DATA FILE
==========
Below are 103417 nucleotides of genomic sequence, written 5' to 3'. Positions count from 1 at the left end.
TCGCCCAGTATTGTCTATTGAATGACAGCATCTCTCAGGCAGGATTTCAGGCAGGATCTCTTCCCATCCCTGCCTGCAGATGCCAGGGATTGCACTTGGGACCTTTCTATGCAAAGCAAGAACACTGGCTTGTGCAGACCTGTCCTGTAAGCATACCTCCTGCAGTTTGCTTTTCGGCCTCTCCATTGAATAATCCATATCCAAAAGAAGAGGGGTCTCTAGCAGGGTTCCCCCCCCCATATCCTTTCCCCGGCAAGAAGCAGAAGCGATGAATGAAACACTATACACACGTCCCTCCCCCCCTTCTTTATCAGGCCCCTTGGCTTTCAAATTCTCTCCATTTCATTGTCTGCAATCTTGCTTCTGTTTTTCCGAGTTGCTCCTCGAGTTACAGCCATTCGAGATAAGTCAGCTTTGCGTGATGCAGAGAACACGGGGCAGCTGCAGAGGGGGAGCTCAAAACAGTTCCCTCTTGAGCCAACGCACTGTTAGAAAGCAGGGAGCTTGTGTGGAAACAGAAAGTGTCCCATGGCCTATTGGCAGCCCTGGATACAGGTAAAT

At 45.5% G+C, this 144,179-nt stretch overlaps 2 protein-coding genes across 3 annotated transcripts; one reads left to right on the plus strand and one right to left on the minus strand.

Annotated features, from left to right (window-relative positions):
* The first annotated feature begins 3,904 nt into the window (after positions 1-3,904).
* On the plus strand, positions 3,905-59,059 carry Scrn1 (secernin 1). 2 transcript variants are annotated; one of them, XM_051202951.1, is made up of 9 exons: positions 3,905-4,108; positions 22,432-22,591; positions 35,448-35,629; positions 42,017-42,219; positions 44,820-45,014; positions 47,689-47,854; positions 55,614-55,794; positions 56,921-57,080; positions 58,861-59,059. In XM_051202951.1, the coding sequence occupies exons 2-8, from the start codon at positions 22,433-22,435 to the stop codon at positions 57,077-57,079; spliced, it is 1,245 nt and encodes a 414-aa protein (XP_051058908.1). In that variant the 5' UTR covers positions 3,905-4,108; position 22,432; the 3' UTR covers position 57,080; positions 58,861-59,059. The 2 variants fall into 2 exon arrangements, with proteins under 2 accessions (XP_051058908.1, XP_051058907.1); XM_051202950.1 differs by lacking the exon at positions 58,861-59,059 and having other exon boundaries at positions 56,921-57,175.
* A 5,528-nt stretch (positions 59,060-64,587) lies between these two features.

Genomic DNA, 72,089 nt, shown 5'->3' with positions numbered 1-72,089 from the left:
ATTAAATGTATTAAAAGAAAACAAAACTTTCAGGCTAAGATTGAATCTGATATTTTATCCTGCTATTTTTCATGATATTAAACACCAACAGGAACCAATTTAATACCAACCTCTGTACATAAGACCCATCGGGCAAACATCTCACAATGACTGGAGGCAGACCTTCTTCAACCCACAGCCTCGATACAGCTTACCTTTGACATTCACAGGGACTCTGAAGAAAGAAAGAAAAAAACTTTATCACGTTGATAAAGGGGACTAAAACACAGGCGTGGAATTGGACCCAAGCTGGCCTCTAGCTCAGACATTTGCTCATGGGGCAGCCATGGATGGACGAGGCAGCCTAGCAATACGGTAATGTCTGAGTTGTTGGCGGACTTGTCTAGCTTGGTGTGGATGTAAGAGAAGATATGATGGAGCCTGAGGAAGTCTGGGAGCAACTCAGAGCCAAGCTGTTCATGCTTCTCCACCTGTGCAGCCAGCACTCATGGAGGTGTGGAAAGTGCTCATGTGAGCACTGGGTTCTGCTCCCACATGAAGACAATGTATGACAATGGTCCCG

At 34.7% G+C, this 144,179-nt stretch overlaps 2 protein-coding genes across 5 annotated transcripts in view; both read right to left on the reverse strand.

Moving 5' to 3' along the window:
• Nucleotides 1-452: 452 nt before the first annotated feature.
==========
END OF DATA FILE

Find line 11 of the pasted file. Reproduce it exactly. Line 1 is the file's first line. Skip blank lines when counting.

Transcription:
Moving 5' to 3' along the window: